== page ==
How to Set Goals and Achieve Them
When it comes to creating lasting healthy lifestyle changes, setting goals is a proven and effective place to start. This process helps to provide clarity and focus on what it is that you want to achieve and allows you to break big goals down into more manageable tasks. That’s why living a healthier lifestyle begins with understanding how to set goals and achieve them.
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Types of Goals
Most of us have had the experience of setting goals only to abandon them three weeks or even three days later. That’s usually because we didn’t follow a fairly simple structure of goal-setting that includes three primary types of goals.
Vision or meta-goal
Your vision or meta-goal is your big picture of what you want to achieve1. It ultimately helps to define the why behind your actions and should always be stated in positive or affirming language. An example could be, “I want to be comfortable and feel good as I live a long and active life.” Compare that to the “I want to lose weight” that many people start with, and it’s fairly easy to see the difference.
Sub-goals are where many of us tend to start when setting goals, but, in fact, they are really mid-level. They’re more tangible and specific and help us to get more focused on how we’re actually going to achieve our overall vision or meta-goal. You’ll probably have at least several sub-goals. Examples could be, “to develop healthy eating habits and routines” and “to add more movement throughout the day.”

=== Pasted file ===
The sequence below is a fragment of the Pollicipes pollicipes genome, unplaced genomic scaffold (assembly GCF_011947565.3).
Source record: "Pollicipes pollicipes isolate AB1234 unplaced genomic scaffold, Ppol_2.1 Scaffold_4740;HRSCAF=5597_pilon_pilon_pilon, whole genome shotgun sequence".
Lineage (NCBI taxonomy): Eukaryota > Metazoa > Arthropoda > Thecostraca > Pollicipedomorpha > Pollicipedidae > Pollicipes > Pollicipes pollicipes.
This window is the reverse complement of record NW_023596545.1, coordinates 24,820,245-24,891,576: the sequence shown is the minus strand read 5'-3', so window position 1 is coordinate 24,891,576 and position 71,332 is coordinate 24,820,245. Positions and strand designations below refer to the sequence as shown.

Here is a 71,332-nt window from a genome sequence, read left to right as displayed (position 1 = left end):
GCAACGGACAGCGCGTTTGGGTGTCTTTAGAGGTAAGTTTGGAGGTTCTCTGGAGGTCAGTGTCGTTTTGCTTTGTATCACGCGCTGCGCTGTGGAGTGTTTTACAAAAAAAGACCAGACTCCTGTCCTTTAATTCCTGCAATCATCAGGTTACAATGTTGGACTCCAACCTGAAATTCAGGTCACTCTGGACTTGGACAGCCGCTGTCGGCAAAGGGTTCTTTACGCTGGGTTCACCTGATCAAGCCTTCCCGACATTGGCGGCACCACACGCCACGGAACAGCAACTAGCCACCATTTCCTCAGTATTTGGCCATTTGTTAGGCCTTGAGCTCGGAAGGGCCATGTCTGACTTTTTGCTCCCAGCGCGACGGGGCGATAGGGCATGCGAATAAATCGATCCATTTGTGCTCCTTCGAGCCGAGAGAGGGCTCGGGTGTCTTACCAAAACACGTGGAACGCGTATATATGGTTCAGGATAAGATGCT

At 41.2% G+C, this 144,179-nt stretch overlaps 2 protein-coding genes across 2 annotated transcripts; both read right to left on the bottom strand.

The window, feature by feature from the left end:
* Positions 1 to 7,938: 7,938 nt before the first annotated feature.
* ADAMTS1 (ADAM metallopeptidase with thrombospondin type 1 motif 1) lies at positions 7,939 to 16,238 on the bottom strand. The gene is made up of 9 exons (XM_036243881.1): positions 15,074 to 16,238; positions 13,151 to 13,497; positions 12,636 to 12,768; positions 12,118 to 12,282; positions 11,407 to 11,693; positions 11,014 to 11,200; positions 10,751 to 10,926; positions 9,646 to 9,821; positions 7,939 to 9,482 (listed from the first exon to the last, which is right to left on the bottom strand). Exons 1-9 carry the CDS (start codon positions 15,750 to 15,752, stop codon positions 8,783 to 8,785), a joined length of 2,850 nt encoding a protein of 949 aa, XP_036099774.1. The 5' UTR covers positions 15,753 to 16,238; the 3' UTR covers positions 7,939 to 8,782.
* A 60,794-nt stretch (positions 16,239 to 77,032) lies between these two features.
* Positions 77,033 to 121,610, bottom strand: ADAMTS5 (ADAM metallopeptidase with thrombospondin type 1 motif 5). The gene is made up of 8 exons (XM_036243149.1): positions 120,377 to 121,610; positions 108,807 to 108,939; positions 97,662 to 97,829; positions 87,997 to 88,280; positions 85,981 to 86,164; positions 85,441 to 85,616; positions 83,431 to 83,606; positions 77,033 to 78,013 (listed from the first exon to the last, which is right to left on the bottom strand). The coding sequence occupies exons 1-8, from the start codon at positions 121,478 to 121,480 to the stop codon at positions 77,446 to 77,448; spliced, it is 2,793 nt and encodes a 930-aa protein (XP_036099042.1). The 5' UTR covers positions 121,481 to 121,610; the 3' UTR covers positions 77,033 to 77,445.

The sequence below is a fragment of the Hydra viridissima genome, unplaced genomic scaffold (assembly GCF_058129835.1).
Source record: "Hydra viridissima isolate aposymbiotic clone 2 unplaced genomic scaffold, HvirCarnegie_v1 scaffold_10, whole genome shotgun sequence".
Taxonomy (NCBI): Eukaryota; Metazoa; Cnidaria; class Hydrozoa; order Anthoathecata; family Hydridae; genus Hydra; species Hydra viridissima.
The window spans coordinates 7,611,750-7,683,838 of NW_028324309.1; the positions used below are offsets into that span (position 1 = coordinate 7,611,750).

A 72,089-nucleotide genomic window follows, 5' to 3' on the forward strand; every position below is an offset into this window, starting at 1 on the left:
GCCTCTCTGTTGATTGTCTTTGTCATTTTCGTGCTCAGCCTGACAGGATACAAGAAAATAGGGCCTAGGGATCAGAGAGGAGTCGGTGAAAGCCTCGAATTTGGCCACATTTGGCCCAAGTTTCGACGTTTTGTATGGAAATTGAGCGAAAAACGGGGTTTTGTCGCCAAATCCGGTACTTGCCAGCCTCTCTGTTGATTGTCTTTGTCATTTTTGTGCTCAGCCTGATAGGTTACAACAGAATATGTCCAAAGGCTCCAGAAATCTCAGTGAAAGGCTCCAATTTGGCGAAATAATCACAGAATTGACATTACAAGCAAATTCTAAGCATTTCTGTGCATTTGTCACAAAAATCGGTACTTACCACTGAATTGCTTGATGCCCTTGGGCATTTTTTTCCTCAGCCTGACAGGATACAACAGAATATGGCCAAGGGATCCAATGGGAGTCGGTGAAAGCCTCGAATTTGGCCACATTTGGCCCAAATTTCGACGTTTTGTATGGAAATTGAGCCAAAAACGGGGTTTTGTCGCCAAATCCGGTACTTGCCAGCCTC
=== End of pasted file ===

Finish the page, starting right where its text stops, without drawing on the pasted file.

These are the consistent habits or actions that will allow you to achieve your sub-goals. In other words, they answer the question of “how” you’re going to achieve your sub-goal. An example for our sub-goal of developing lifelong healthy eating habits could be to eat vegetables at every meal.
How to Determine Your Vision
To determine your vision or meta-goal, think about the why behind what you currently believe is your ultimate goal. Let’s face it, for most of us, saying, “I want to increase the amount of strength training that I do,” isn’t going to get us very far. Why not? Because very few people would actually get out of bed at 6am on a rainy Monday morning because they want to increase the amount of strength training that they do. It doesn’t give us a true reason or motivation for doing the hard stuff.
On the flip side, thinking about wanting to be comfortable and to feel good as you live a long and active life would probably help to get you out of bed to go do your strength-training. In other words, your vision helps to guide the daily decisions and choices that you make.
How to Set Sub-Goals
For some people, determining sub-goals is easy. For others, brainstorming is needed to come up with the goals that will lead to achieving the meta-goal. You can list these out and then prioritize them to decide which one you want to start with. Some goal-setting experts tend to skip over this level of goals, but I’ve found that this structure is easy to understand and seems to be the most straightforward.
How to Set Micro-Goals